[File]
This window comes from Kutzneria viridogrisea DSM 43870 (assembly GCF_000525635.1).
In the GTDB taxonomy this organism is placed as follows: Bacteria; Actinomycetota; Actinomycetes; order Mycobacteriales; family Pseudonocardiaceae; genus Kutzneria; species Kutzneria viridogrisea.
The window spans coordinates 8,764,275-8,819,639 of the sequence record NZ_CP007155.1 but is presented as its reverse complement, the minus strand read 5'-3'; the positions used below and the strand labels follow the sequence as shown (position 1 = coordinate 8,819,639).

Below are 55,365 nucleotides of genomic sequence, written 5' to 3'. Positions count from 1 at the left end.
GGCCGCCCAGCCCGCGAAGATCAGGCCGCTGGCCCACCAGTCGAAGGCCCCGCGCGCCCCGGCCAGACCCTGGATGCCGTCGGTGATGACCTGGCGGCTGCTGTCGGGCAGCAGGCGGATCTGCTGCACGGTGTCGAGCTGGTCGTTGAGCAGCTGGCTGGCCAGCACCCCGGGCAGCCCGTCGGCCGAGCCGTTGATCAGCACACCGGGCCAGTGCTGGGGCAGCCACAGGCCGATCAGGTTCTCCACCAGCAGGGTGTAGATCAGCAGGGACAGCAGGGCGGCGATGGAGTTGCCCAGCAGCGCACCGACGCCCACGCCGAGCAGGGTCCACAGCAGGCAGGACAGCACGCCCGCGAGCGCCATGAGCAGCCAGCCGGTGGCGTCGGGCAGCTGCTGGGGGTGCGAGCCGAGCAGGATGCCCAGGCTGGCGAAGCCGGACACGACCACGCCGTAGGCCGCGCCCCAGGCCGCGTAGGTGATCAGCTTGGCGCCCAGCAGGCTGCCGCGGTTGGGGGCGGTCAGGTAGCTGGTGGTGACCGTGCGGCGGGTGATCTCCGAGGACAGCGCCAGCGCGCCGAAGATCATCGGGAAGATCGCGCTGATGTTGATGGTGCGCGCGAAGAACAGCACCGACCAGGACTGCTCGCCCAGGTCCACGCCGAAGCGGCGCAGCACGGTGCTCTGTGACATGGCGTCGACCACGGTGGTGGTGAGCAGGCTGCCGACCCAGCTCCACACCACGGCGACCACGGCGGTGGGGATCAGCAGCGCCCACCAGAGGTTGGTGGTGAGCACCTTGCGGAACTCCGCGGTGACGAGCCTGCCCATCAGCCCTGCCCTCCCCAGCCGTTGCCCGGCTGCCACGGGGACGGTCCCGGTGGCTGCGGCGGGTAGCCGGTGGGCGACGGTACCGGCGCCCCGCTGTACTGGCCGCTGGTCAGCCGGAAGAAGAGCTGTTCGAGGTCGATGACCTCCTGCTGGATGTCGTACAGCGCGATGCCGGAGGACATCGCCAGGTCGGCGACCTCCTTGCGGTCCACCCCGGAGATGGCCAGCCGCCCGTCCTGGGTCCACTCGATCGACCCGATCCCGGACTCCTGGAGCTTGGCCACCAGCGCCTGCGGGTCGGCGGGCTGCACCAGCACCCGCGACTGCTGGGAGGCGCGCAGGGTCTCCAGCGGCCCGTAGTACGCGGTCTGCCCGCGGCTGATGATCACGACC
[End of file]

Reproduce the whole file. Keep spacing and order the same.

This window comes from Kutzneria viridogrisea DSM 43870 (assembly GCF_000525635.1).
In the GTDB taxonomy this organism is placed as follows: Bacteria; Actinomycetota; Actinomycetes; order Mycobacteriales; family Pseudonocardiaceae; genus Kutzneria; species Kutzneria viridogrisea.
The window spans coordinates 8,764,275-8,819,639 of the sequence record NZ_CP007155.1 but is presented as its reverse complement, the minus strand read 5'-3'; the positions used below and the strand labels follow the sequence as shown (position 1 = coordinate 8,819,639).

Below are 55,365 nucleotides of genomic sequence, written 5' to 3'. Positions count from 1 at the left end.
GGCCGCCCAGCCCGCGAAGATCAGGCCGCTGGCCCACCAGTCGAAGGCCCCGCGCGCCCCGGCCAGACCCTGGATGCCGTCGGTGATGACCTGGCGGCTGCTGTCGGGCAGCAGGCGGATCTGCTGCACGGTGTCGAGCTGGTCGTTGAGCAGCTGGCTGGCCAGCACCCCGGGCAGCCCGTCGGCCGAGCCGTTGATCAGCACACCGGGCCAGTGCTGGGGCAGCCACAGGCCGATCAGGTTCTCCACCAGCAGGGTGTAGATCAGCAGGGACAGCAGGGCGGCGATGGAGTTGCCCAGCAGCGCACCGACGCCCACGCCGAGCAGGGTCCACAGCAGGCAGGACAGCACGCCCGCGAGCGCCATGAGCAGCCAGCCGGTGGCGTCGGGCAGCTGCTGGGGGTGCGAGCCGAGCAGGATGCCCAGGCTGGCGAAGCCGGACACGACCACGCCGTAGGCCGCGCCCCAGGCCGCGTAGGTGATCAGCTTGGCGCCCAGCAGGCTGCCGCGGTTGGGGGCGGTCAGGTAGCTGGTGGTGACCGTGCGGCGGGTGATCTCCGAGGACAGCGCCAGCGCGCCGAAGATCATCGGGAAGATCGCGCTGATGTTGATGGTGCGCGCGAAGAACAGCACCGACCAGGACTGCTCGCCCAGGTCCACGCCGAAGCGGCGCAGCACGGTGCTCTGTGACATGGCGTCGACCACGGTGGTGGTGAGCAGGCTGCCGACCCAGCTCCACACCACGGCGACCACGGCGGTGGGGATCAGCAGCGCCCACCAGAGGTTGGTGGTGAGCACCTTGCGGAACTCCGCGGTGACGAGCCTGCCCATCAGCCCTGCCCTCCCCAGCCGTTGCCCGGCTGCCACGGGGACGGTCCCGGTGGCTGCGGCGGGTAGCCGGTGGGCGACGGTACCGGCGCCCCGCTGTACTGGCCGCTGGTCAGCCGGAAGAAGAGCTGTTCGAGGTCGATGACCTCCTGCTGGATGTCGTACAGCGCGATGCCGGAGGACATCGCCAGGTCGGCGACCTCCTTGCGGTCCACCCCGGAGATGGCCAGCCGCCCGTCCTGGGTCCACTCGATCGACCCGATCCCGGACTCCTGGAGCTTGGCCACCAGCGCCTGCGGGTCGGCGGGCTGCACCAGCACCCGCGACTGCTGGGAGGCGCGCAGGGTCTCCAGCGGCCCGTAGTACGCGGTCTGCCCGCGGCTGATGATCACGACC